Domestic cement demand growth is expected to be flat this fiscal against the decade-high growth of 13% in the previous year.
Flattish growth notwithstanding, capacity additions of 20-22 million tonnes per annum through this year and next fiscal against 17 million tonnes per annum in FY2019 are likely to pull down industry’s capacity utilisation in the current fiscal.
Anupama Reddy, Assistant Vice-President, ICRA Ratings, said most of the incremental supplies are not fully integrated and are backed by old limestone mining leases. Also, given that the grinding capacity addition is higher in relation to the clinker capacities for these new units, the actual production from new capacities could be lower, Reddy added.
Coal India is likely to produce 600-610 million tonnes and sell 590-600 million tonnes this year, about the same as last year, company executives said. The company needs to raise output by 400 million tonnes to meet its target of 1 billion tonnes by 2024. This requires its compounded annual growth rate to accelerate to 14% from the much slower 3.1% it achieved in the past four years.
This would be a mammoth task, requiring extensive planning and synchronisation by Coal India and various central and state departments including railways. The company will also require speedy environment and forest clearances to enhance production and meet targets, a Coal India executive said.
Fitch Solutions in its outlook for the country said it has lowered its 2019-2020 (FY20) GDP growth forecast for India to 4.9%, citing weak domestic demand and supply chain disruptions due to the coronavirus outbreak. The agency expects economic growth to pick up to 5.4% in financial year 2020-21, from 5.9% previously.
Indian exporters including HEG Ltd. may win tariff relief on shipments to Europe of graphite electrodes for electric furnaces, which are used by steelmakers.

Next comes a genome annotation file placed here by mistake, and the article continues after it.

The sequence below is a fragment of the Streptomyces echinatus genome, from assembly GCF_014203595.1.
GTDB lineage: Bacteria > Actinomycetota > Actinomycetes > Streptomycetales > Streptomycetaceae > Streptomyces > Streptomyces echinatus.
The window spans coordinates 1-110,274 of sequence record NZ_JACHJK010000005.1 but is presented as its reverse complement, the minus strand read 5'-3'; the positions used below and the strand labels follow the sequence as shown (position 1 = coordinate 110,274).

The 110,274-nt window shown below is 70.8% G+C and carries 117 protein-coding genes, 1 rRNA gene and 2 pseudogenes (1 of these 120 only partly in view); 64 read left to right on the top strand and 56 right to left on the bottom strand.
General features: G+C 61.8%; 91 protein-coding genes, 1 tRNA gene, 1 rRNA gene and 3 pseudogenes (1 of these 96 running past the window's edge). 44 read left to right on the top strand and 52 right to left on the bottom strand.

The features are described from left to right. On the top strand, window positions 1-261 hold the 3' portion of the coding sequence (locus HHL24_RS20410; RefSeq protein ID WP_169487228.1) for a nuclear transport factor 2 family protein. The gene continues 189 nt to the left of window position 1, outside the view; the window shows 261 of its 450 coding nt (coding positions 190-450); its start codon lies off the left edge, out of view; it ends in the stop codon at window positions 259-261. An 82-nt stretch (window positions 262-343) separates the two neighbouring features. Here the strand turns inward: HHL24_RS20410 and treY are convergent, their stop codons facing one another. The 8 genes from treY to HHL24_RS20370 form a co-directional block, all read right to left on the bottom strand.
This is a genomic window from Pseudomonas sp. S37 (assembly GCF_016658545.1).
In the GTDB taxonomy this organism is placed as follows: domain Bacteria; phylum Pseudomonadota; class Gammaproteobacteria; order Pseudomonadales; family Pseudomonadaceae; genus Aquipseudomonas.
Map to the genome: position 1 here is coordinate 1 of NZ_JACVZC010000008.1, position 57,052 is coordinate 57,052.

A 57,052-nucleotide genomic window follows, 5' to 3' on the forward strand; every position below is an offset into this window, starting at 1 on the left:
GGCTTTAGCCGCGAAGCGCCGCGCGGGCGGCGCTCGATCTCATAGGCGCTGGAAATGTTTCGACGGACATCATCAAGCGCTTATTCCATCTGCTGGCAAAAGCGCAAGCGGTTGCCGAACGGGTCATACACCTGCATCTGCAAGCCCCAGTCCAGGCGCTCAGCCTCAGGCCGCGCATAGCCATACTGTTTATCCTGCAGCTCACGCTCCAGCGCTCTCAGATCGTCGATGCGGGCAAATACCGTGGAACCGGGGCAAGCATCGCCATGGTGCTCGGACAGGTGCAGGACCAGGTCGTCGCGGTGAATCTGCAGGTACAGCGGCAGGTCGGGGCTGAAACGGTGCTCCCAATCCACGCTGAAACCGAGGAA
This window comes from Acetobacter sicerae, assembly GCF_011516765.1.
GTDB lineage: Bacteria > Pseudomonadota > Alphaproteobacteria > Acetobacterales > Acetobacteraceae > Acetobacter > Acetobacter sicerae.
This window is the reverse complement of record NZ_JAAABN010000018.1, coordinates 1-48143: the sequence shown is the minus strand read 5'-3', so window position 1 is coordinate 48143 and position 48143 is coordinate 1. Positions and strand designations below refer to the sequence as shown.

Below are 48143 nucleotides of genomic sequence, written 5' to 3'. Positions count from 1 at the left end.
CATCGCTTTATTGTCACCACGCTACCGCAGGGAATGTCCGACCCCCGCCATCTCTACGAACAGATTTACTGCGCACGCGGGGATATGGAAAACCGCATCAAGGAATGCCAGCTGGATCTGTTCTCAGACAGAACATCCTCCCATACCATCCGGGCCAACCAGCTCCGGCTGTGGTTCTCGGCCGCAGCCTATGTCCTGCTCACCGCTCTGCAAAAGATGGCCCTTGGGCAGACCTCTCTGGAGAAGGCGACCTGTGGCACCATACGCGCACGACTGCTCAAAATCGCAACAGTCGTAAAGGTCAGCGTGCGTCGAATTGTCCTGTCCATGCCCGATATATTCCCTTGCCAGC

The European Union will review duties ranging from 6.3% to 7.2% that are meant to counter alleged Indian subsidies to the exporters. The inquiry will also cover separate EU levies from 8.5% to 9.4% in response to alleged below cost or “dumped” sales in Europe by the India-based companies. The duty rates vary depending on the Indian exporter. HEG faces a 7% anti-subsidy duty and a zero anti-dumping levy.
The National Highways Authority of India (NHAI) is gearing up to place its first set of road projects with an infrastructure investment trust (InvIT) in May. Also, institutional investors and private funds will be offered equity in the projects, a senior NHAI official reported to media.
First offering will be through private placement. After seeing the performance, will think of a public offer, he said. The bouquet of projects to be offered under the proposed InvIT are being finalised.
Despite financial closures improving, land acquisition issues have delayed 60% of road projects. The main reasons can be attributed to the delay in land acquisition and tight liquidity conditions. Till date, out of the 24 projects due for completion, 15 projects have witnessed delays in execution, noted Mr Rajeshwar Burla, VP-(C &R), ICRA.